Normally it is a good idea to trade pieces when you are up material but this is not always the case. 27...Bxb2 with Nc3 coming would put white on the run.
28.Rxb2 Bxb2 29.Nh4
The smoke has cleared a little and black has a bishop for a pawn. White's only chance is to create pressure against black's somewhat exposed King. White is however in a dead lost position. 29...Bd4
Safer is 29...Bc4 30.Qh5 Nf6 31.Qg6+ Qg7 32.Qxf5-+ and White's trick's are almost over

The pressure is now reaching critical mass and Steadman plays an inferior move, but in all fairness the position is still quite compliceted and black has some tricky threats to deal with.

Winning is 30...Qg7! Perhaps not played because of 31.Nxf5 But 31...Bxf2+! Leads to mate in 13! 32.Kxf2 Qb2+ 33.Ke1 Qc3+ 34.Kd1 (34.Kf2 Qd2+ 35.Kg1 Qe1+ 36.Bf1 Qxf1#) 34...Qa1+ 35.Kc2 Qa2+ 36.Kc1 Qxa3+ 37.Kd2 Qb2+ 38.Ke1 Qb4+ 39.Kd1 Qb1+ 40.Kd2 Nc4+ 41.Ke2 Nce3+ 42.Kf2 Qc2+ 43.Kg1 Qxg2#

31.Qg6+ Qg7 32.Qxf5
32.Qxg7+ Kxg7 33.Ne6+ Kg8 34.Nxf5 White has won another pawn but the position is now simplified and black should win without too much difficulty.
32...Bd7 33.Qf4 Be5
33...Ng4 34.Ne4 d5 35.h3 dxe4 36.hxg4 Qxg4 Is an easy win.
34.Qc1 Ng4 35.h3 Nh6 36.f4 Bd4+ 37.Kh2 Nf7 38.Ngf3 Bb2 39.Qe1 Qc3
39...Bxa3 40.Qb1 Bb4 41.Nf5 Qf6-+
40.Qe4 Qf6 41.Qb7 d5 42.Ng5 Bxa3?!
Black has enough material advantage now was the time for piece trades.
42...Nxg5 43.fxg5 Qe6 (43...Qxg5 44.Qxb6) 44.Nf5 Bxa3 45.Ne7+ Kg7
46.Nxd5 Nxd5 47.Qxd5 (47.Bxd5 Qxh3+-+) 47...Qxd5 48.Bxd5 Bb5 49.h4 c4 50.Be4 Be8 51.Kh3 c3 52.Bc2 Bg6 53.Bb3 Be7 54.Kg4 c2 55.Bxc2 Bxc2 56.h5 Bd1+ 57.Kh4 Kg8 58.g4 Kf7 59.Kh3 (59.h6 Kg6) 59...Bxg5-+
43.Bxd5 Nxd5 44.Qxd7 Ne7

Now the win for Black is no where is sight and more importantly White has taken the initiative and the change from a lost position to unclear has given white a confidence boost while Steadman must be wondering how his won game has turned into this.
45.Ne6 45...c4 46.g4 Ng6?
46...Bd6 47.Kg1 Qa1+ (47...Bxf4 48.Nxf4 Qxh4 49.Qe8+ Kg7 50.Nh5+ Kg6 51.Nf4+ Kf6 52.Nh5+ A draw again or black can risk it with 52...Ke5 53.Qxf7 Qe1+) 48.Kf2 Qb2+ 49.Kg3 Qc3+ 50.Kg2 Qd2+ 51.Kf1 Qc1+ (51...c3 52.Qe8+ Kh7 53.Qxf7+ Kh6 54.g5#) 52.Kg2 Qd2+ 53.Kf1 Qd3+ 54.Kf2 Kh7 55.Nf5 Black has a perpetual and at a glance I couldn't find anything better. With time I am sure better moves will be found.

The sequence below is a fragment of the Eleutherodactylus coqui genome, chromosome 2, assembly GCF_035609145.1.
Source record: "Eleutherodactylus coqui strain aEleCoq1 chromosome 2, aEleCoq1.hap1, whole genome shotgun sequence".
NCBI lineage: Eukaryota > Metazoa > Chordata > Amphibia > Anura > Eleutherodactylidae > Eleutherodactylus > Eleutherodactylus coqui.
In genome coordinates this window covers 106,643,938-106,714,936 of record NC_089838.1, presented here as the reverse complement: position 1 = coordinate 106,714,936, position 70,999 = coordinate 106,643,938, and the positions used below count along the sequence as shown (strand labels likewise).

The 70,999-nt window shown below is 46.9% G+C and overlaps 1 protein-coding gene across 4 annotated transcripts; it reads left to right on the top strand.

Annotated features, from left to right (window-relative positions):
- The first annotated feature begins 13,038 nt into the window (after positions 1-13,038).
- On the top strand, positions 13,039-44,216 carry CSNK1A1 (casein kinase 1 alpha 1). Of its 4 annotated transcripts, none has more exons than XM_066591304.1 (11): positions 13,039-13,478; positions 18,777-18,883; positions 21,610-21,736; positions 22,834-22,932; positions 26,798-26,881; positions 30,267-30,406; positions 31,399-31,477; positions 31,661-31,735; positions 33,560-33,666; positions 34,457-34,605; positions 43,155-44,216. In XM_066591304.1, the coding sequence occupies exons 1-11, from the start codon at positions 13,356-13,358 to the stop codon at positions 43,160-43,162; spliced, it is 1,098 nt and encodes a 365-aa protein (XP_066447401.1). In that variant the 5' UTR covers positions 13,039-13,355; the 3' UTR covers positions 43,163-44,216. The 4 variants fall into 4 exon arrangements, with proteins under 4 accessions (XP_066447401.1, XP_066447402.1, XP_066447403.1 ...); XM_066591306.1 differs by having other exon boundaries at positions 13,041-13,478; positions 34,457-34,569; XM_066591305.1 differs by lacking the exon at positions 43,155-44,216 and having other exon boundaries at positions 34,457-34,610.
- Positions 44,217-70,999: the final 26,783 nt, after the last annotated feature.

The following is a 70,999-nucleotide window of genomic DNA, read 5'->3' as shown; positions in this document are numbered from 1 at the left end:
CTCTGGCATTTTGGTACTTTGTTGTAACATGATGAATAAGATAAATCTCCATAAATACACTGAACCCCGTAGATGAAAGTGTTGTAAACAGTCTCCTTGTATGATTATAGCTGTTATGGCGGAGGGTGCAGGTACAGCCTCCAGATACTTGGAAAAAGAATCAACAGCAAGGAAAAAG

47.Nxg6 Qxg6 48.Qc8+ Kh7


The table's have turned and white now has a definate advantage in his 3 connected passed pawns on the K-side. Black's c-pawn was not just a pawn it was an important source of diversion it was after all 3 squares away from becoming a Queen.

49...Bd6 50.Kg2 Qf6 51.Qe4+ Kg8 52.g5 Qb2+ 53.Kg3 Qb3+ 54.Kh4 Nh8 55.g6?! 55.Nd4 This should win. 55...Qf7 56.f5 Be7 57.Ne6 Qe8 58.Kg4 White must not rush the pawn advance, black is toast.

55...Be7+ 56.Kh5??
better is 56.Ng5 although most variations lead to a draw Bxg5+ 57.Kxg5 Qg3+ 58.Kf6 Qh4+ 59.Ke5 Qxh3 60.f5 Nxg6+ 61.fxg6 Qc3+ 62.Kf5=; 56.Kg4 Qd1+=



An epic battle where either side could have won. I imagine Scott will be devastated for a long time losing in such a way.
Congratulations to Michael Steadman on achieving the FM title and more importantly stopping another Australian getting one!


Anonymous said...

Who is Ronald Scott?

Anonymous said...

Ronald Scott aka Mark Sinclair

Anonymous said...

Is that for real, Is Ronald Scott really M Sincliar.

David Caldon said...

Ronald was a teenage runaway from Newcastle who spent about 10 years in New Zealand under the name M Sinclair, the surname reportedly from a family of stay and a UDF activist. Greg Wilson would know more.